On Going to the Funeral

Sometimes choosing to postpone your personal agenda for someone else’s need is the greatest decision you’ll ever make.

My friend Tressa shared these words today, and I read them on my way home from a funeral. A funeral that my beloved and I took time off work to attend. A funeral that meant we had to adjust plans for another important meeting, and inconvenience some people. We had to postpone our personal agendas, to make room for someone else’s need.

It was a funeral for someone we love; andsomeone else we love has now been suddenly widowed. So we showed up, because we couldn’t not go. Because it is important to stop, remember, and grieve together, as the community around the person who is now gone from this earth.

I know it’s been said before, but I can tell you – from my personal experience – go to the funeral, friends.

On Going to the Funeral

At my dad’s funeral, those people who showed up mattered. It was possibly the loneliest day of my life, even though I had family around me. I was grieving for my loss of identity, feeling somewhat lost and at loose ends. Grieving my mom’s loss of a life-long love, my brother’s loss of the man who poured into him, my daughter’s loss of her doting Grandpa.

It can be inconvenient to show up, because life is full. There is always an agenda for our days and weeks, and funerals can feel like an abrupt, difficult interruption. And they are, aren’t they? They’re a jarring reminder that life is short, and that our days are not our own, and that heaven matters more than our agendas.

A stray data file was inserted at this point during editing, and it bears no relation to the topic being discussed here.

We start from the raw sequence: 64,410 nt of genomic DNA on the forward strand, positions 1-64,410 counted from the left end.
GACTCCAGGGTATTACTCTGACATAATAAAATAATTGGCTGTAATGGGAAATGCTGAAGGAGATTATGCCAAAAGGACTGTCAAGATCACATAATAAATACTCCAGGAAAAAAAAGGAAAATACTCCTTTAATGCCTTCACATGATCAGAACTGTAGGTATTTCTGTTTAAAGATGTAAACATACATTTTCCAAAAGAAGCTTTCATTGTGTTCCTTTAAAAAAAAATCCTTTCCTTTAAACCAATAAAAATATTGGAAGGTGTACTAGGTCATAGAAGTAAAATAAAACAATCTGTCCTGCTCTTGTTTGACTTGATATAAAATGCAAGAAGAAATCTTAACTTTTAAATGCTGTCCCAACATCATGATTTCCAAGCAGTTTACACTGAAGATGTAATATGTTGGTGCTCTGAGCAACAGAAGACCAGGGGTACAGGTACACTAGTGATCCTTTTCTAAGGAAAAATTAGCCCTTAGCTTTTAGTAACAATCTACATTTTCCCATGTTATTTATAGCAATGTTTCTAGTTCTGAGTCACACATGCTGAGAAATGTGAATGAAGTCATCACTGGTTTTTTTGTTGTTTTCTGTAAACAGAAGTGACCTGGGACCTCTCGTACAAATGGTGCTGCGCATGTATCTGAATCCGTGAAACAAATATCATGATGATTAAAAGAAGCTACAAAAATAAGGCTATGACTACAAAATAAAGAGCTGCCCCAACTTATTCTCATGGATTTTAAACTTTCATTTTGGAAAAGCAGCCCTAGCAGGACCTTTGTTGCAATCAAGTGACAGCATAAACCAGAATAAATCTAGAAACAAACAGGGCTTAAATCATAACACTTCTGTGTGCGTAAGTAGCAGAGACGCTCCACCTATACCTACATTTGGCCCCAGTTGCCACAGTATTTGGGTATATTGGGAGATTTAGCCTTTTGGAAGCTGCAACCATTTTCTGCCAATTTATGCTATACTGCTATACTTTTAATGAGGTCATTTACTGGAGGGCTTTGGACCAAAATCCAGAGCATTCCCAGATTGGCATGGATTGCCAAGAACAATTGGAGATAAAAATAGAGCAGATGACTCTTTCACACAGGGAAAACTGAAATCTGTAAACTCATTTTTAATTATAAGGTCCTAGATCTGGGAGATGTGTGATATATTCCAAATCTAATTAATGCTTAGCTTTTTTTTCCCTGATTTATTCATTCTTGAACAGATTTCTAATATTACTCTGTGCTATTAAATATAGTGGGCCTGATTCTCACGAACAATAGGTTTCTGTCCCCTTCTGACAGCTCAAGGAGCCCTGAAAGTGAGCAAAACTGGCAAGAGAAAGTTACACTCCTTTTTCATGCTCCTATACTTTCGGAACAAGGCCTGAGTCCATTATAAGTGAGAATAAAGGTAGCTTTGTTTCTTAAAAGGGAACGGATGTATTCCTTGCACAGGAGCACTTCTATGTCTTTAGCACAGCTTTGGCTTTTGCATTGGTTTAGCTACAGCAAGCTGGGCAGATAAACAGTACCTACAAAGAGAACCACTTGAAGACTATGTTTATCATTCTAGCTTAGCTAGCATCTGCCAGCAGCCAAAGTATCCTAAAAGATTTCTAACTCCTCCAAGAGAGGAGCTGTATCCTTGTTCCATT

Go to the funeral, friend.

And more than that, show up in that space between now and the funeral. Show up at the hospital, even though it can be incredibly awkward when you don’t know what to say. Show up at hospice, even though it’s hard. Show up in life, long before hospitals or a hospice are ever part of the story.

My greatest regret about the funeral that I attended today was that our life was so full in the past year that we’ve not shown up much. I wish we could have had one more meal, or heard one more funny story. I wish we had more photos, and memories to carry with us.

When my dad was dying in palliative care, my brother-in-law showed up. It wasn’t convenient for his family, with a job and a hobby farm and three littles at home, and a 5-hour, red-eye flight, but he showed up. He made a huge difference, especially to my Love, who was experiencing his own loss as well. My cousin & his family also showed up…a number of times, actually. It wasn’t convenient, but it mattered, a lot. There were Dad’s friends who showed up at the hospital on regular rotation, and I think they helped him live until he couldn’t anymore. There was a pastor who brought the Eucharist at least once a week, and visited every other day.

They showed up.

Show up for life, friend. Live the incarnation.

As my friend Tressa said, “sometimes, postponing your personal agenda for someone else’s need is the greatest decision you’ll ever make.”

Your presence matters, and it probably matters more than you think. Be the person who shows up at the funeral, and the bedside, and the dinner, and the wedding, and the baby shower. I’m not saying it’s easy (in fact, it’s rather hard for me, since I get so tired of extroverting, and need introverting time just as much) but I’m learning that it matters.

On Going to the Funeral